Wouter's answer is probably your best bet for a published manuscript, but I thought I'd add my 2c from our unpublished internal data.
We were using MinIONs until about a year ago, and are currently primarily using a PromethION. We've been using the R9 chemistry exclusively at this stage.
We assess base accuracy by aligning the "control strand" which ONT provides as a spike-in. This is a 4.5Kb fragment of lambda bacteriophage, which has a very controlled and known reference sequence. We align all passed reads from each run to the lambda genome, and assess the base error using Qualimap. This is quantified as the edit distance between the reference and the reads aligning to it, divided by the total bases in the reads.
The last MinION runs we did around the first quarter of 2019 were getting base error in the region of 6-7%. This was using the "high-accuracy" mode of the guppy basecaller.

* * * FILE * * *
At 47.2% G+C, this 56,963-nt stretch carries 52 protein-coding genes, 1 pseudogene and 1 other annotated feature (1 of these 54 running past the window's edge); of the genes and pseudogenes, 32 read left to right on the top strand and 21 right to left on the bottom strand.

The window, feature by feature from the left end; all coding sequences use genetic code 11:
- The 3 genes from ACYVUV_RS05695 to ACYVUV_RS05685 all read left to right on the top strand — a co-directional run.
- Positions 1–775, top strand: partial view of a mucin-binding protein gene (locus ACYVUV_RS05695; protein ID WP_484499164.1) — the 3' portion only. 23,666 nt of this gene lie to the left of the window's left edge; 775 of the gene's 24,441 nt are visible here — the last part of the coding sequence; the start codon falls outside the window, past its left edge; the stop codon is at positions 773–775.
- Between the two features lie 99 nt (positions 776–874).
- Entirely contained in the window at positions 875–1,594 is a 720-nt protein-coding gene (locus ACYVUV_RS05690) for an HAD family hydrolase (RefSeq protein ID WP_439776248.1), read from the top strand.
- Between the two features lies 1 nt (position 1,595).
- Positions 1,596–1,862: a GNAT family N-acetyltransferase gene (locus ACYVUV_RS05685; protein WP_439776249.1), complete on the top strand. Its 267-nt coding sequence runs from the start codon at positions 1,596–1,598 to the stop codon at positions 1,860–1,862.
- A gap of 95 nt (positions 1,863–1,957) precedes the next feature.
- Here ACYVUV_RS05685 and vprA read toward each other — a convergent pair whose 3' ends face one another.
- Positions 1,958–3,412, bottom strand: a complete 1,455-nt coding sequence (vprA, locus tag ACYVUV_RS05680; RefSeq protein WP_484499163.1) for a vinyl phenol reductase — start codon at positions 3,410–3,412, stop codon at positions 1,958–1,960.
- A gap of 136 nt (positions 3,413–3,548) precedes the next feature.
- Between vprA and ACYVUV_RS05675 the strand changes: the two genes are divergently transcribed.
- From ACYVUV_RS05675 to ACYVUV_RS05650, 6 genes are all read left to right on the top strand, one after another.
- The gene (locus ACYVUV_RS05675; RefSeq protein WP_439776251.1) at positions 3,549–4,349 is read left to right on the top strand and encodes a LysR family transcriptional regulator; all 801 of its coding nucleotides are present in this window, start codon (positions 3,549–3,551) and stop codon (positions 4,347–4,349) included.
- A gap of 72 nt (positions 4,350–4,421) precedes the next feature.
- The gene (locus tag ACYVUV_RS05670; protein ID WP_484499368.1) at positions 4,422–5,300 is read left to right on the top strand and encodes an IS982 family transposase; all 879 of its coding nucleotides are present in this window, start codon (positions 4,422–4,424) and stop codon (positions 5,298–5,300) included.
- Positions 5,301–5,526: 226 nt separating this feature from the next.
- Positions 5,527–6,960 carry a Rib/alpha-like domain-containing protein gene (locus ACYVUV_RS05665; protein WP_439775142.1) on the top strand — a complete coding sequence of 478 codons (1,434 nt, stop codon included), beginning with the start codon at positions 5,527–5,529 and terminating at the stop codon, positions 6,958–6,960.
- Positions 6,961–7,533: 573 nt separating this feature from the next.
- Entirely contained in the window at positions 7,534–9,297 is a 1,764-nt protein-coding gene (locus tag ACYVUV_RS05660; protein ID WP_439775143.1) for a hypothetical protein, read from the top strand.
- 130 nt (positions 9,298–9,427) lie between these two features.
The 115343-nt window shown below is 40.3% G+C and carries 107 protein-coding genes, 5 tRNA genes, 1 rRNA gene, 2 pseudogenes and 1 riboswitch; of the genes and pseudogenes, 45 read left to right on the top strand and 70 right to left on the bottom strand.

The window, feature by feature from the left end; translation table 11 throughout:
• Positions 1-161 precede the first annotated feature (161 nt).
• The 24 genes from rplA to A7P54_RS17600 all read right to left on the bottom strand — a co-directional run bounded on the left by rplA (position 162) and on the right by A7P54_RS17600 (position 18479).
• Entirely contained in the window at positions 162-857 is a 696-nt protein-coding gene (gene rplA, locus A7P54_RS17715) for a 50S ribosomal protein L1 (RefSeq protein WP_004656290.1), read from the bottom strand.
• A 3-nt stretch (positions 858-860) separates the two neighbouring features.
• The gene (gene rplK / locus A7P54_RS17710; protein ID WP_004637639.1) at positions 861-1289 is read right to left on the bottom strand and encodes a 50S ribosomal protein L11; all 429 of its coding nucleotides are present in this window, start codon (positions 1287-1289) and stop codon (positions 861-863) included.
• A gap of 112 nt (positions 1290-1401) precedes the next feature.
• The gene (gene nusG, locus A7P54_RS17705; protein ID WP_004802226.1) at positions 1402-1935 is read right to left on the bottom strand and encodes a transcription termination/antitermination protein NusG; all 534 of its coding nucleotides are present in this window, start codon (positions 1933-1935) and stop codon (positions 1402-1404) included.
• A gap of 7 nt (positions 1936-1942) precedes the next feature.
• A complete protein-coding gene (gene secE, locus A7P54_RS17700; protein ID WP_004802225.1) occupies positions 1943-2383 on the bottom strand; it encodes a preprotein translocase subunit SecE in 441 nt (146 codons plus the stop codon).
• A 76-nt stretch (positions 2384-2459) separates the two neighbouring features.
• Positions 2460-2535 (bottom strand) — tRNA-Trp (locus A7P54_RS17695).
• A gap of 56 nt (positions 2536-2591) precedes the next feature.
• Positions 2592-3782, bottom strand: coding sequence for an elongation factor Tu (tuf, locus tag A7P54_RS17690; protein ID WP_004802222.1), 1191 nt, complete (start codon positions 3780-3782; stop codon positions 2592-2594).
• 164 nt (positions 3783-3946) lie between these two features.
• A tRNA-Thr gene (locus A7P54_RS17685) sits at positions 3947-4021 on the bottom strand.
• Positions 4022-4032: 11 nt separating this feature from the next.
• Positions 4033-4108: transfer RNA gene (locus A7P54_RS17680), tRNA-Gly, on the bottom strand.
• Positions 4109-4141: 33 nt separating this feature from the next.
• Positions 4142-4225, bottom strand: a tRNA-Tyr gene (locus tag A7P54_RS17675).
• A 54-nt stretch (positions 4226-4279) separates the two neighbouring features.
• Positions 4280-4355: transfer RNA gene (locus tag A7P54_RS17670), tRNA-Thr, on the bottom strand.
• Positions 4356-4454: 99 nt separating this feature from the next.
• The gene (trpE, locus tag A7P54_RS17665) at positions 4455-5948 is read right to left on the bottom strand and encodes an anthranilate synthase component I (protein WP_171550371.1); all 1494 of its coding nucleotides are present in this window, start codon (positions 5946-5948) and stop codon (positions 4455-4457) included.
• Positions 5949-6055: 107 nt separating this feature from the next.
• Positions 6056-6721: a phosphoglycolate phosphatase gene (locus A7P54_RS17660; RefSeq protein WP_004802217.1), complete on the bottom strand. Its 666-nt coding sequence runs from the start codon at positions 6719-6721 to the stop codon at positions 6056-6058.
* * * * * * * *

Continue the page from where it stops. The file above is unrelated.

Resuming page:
All of the PromethION runs we've done have somewhat higher error rates, usually in the 7.5-13% range. This seems to vary from flowcell to flowcell -- we've seen it range from 7.7-11.5% on the same library run on a series of flowcells with nearly-consecutive serial numbers.
That all said, we've found the PromethION data to be quite usable for structural variant calling. Wouter's paper goes into some detail on that. We've also found that it gives good de novo assemblies (approaching Q30 for a human genome from a single PromethION flowcell). We've also found that it gives DNA methylation results that strongly correlate (R^2>0.9) with Infinium array and WGBS. So while the base error is high (and certainly higher than ONT's marketing materials often imply), the platform still works well for a number of applications.
It's also worth noting that anecdotally, others have mentioned that they've seen the MinION giving better accuracy than the PromethION. We've also seen this. So that's something to consider depending on your application.